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Indian-origin experts urge UK to back patent waiver for vaccine parity

India and South Africa had introduced a proposal at the WTO for such a patent waiver for fairer vaccine access for the developing world

Coronavirus vaccine, Covid-19 vaccines

Press Trust of India London
Several Indian-origin scientists are among hundreds of worldwide experts to urge the UK to back a temporary waiver of intellectual property rules for COVID-19 vaccines, tests, and treatments at the World Trade Organisation (WTO) to achieve greater vaccine parity worldwide.
India and South Africa had introduced a proposal at the WTO for such a patent waiver for fairer vaccine access for the developing world, but the issue remains deadlocked at the multilateral arena.
Epidemiologists Professor K. Srinath Reddy of the Public Health Foundation of India and Dr Deepti Gurdasani of London's Queen Mary University, Bioengineer Manu Prakash, Associate Professor at Stanford University, Professor Amitava Banerjee of University College London, and Professor Harish Nair of the University of Edinburgh are among 320 scientists calling on technology sharing for global vaccination coverage to boost the fight against variants of concern.
Allowing huge numbers of people in low- and middle-income countries to remain unvaccinated is a reckless approach to public health that creates conditions where new SARS-CoV-2 (COVID-19) variants of concern are more likely to develop, reads a letter addressed to British Prime Minister Boris Johnson at 10 Downing Street this week.
The experts point out how the Omicron variant was first identified in Botswana and South Africa, countries on a continent in which fewer than one in 10 are fully vaccinated.
Thanks to remarkable scientific innovations, we have a number of vaccines that remain highly effective against all known COVID-19 variants. Yet, unless we share this technology with the world and increase global vaccination coverage, vaccines will not be effective at stopping new variants of concern, the experts say.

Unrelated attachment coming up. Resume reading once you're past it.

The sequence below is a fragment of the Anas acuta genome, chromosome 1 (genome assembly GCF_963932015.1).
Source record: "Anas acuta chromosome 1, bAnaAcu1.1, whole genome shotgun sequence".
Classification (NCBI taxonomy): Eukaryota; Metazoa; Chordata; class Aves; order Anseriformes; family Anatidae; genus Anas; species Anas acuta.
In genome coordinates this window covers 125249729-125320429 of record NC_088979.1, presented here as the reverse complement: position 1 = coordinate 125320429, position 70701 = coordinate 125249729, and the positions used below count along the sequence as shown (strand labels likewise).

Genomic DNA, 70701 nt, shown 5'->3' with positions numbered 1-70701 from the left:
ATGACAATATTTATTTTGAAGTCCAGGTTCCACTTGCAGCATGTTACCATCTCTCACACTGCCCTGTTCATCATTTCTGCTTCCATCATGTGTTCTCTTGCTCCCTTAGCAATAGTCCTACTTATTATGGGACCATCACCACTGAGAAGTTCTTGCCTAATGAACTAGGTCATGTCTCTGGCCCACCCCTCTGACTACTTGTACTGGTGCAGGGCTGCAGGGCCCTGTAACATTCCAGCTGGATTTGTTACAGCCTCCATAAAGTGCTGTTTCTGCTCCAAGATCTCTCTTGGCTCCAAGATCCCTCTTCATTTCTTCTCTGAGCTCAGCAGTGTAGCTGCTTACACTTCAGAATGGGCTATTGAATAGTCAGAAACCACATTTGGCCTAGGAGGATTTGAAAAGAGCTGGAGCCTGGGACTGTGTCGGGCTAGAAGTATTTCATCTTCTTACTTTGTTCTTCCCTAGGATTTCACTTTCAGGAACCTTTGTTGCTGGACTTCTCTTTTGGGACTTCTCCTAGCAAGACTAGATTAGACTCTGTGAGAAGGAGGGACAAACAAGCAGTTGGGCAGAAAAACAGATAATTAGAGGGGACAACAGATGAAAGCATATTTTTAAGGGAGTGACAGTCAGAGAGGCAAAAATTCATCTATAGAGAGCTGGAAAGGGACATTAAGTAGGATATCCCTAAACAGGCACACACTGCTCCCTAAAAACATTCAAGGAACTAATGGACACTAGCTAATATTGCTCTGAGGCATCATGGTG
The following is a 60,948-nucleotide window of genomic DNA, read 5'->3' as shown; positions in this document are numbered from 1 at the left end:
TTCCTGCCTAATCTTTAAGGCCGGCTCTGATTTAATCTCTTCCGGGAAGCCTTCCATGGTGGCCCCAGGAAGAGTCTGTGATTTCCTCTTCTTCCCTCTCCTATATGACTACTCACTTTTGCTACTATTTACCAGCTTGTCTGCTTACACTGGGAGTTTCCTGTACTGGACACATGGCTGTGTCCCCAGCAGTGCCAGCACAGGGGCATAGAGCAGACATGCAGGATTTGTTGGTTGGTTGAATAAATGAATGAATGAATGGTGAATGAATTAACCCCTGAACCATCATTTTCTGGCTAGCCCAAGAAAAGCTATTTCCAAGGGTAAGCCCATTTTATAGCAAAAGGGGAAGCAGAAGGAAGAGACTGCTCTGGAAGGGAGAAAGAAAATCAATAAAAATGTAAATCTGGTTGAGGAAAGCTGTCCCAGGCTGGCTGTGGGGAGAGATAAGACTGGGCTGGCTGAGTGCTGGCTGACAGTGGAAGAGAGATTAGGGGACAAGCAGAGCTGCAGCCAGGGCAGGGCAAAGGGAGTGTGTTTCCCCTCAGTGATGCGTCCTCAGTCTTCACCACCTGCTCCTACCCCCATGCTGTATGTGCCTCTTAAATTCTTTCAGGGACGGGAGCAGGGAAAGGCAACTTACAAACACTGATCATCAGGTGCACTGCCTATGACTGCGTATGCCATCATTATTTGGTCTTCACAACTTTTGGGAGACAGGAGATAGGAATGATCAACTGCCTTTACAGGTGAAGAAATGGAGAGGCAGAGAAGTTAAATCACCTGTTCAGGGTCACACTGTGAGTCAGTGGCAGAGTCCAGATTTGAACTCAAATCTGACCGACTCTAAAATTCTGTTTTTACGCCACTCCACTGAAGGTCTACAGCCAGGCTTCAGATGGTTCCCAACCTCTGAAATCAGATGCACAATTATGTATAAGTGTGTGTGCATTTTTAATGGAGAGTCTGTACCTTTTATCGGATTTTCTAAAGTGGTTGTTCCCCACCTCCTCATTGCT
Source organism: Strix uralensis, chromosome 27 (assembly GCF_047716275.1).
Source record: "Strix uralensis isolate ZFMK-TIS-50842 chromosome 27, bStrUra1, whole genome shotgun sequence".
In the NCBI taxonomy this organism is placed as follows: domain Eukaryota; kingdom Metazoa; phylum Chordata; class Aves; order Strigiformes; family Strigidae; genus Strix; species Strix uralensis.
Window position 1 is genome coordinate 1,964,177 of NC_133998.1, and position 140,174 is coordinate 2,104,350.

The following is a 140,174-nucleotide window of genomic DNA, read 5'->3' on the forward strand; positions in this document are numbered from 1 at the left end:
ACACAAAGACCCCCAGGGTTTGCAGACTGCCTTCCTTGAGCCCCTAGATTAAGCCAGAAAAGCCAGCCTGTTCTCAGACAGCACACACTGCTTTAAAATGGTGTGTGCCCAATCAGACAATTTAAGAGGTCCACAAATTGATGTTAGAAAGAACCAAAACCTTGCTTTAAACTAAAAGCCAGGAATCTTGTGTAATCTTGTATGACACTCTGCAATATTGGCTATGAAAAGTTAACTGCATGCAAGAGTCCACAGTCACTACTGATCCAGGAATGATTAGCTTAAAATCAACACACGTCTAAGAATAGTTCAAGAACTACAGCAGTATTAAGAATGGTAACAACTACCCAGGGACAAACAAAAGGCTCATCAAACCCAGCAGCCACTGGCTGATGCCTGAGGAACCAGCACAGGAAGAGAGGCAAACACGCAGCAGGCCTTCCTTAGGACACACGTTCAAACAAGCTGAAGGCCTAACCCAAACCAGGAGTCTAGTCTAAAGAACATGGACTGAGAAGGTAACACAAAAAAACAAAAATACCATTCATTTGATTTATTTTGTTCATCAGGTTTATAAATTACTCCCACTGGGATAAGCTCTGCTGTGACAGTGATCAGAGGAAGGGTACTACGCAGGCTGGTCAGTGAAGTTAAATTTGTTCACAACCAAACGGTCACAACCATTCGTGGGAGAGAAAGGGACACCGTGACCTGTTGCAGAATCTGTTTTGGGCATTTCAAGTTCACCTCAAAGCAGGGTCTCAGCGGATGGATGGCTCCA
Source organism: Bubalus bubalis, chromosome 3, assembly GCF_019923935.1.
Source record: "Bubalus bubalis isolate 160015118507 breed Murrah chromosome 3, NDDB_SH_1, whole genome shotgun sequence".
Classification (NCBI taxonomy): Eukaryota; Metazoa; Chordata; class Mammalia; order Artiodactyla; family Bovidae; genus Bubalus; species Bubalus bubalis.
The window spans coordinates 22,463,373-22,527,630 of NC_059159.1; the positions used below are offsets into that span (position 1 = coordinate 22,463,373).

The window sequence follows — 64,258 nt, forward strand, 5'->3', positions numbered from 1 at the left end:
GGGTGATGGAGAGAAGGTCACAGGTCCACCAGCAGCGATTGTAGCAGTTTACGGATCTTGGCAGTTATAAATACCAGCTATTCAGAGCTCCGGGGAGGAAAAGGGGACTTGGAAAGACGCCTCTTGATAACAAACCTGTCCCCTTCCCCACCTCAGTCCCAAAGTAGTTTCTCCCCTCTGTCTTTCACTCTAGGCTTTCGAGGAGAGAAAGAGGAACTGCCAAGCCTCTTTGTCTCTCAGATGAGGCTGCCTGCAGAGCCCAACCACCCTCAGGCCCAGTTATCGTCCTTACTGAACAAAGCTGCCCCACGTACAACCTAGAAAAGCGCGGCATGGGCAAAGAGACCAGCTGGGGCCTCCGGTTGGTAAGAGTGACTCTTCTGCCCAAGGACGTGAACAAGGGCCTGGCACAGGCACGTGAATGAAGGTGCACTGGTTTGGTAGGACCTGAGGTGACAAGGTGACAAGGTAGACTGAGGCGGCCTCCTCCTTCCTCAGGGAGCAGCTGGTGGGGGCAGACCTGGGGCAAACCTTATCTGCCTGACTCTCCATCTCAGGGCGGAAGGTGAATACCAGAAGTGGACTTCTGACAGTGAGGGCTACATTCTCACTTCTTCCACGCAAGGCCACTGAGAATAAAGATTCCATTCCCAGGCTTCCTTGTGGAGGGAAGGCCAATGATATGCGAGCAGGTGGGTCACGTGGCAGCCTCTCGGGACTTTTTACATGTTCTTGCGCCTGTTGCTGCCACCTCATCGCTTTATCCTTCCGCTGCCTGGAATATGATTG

They add: We must use and expand domestic vaccine manufacturing and distribution capacity within low and middle-income countries. However, intellectual property rules and trade secrets remain a major barrier to this task.
We call on the UK government to support the temporary waiver of intellectual property rules under the Trade-Related Aspects of Intellectual Property Rights (TRIPS) agreement for COVID-19 vaccines, tests, and treatments at the World Trade Organisation (WTO) to scale up and diversify production of the tools needed to end this pandemic.
The UK and European Union (EU) are among the countries not in favour of such a waiver, while the US expressed support last year.
We also call on the British government to use all means at its disposal to pressure pharmaceutical companies to share their technology and know-how with the World Health Organisation's (WHO) COVID-19 Technology Access Pool (C-TAP) and its mRNA technology transfer hub in South Africa. This way, we can accelerate production and supply in low and middle-income countries and prevent further variants of concern from emerging, the scientists urge.
The UK has maintained that it is doing its bit and making "significant" contributions through the WHO's COVAX initiative for vaccine supplies by donating excess doses.
"We recognise and share concerns regarding the level of vaccination in some parts of the world, and we are working on tackling the underlying issues including manufacturing and supply constraints, pressure on health systems, and vaccine confidence," a UK government spokesperson said.

(Only the headline and picture of this report may have been reworked by the Business Standard staff; the rest of the content is auto-generated from a syndicated feed.)

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First Published: Jan 28 2022 | 8:53 PM IST

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